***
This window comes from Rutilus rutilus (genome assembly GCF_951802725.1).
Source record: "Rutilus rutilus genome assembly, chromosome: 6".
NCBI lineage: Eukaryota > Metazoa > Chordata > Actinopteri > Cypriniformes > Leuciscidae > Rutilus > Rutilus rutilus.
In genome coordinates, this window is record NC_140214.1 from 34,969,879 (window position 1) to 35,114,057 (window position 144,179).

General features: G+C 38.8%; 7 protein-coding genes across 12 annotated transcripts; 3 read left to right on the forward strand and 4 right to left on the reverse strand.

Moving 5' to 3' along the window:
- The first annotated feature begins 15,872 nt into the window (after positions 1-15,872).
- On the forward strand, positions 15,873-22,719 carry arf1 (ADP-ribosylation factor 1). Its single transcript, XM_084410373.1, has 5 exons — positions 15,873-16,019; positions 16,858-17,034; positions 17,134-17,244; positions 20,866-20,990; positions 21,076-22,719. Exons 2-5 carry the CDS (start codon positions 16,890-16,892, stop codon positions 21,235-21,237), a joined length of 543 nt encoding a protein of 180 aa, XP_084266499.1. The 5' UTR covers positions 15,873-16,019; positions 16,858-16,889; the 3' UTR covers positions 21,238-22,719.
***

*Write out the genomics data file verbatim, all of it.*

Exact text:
This window comes from Rutilus rutilus (genome assembly GCF_951802725.1).
Source record: "Rutilus rutilus genome assembly, chromosome: 6".
NCBI lineage: Eukaryota > Metazoa > Chordata > Actinopteri > Cypriniformes > Leuciscidae > Rutilus > Rutilus rutilus.
In genome coordinates, this window is record NC_140214.1 from 34,969,879 (window position 1) to 35,114,057 (window position 144,179).

General features: G+C 38.8%; 7 protein-coding genes across 12 annotated transcripts; 3 read left to right on the forward strand and 4 right to left on the reverse strand.

Moving 5' to 3' along the window:
- The first annotated feature begins 15,872 nt into the window (after positions 1-15,872).
- On the forward strand, positions 15,873-22,719 carry arf1 (ADP-ribosylation factor 1). Its single transcript, XM_084410373.1, has 5 exons — positions 15,873-16,019; positions 16,858-17,034; positions 17,134-17,244; positions 20,866-20,990; positions 21,076-22,719. Exons 2-5 carry the CDS (start codon positions 16,890-16,892, stop codon positions 21,235-21,237), a joined length of 543 nt encoding a protein of 180 aa, XP_084266499.1. The 5' UTR covers positions 15,873-16,019; positions 16,858-16,889; the 3' UTR covers positions 21,238-22,719.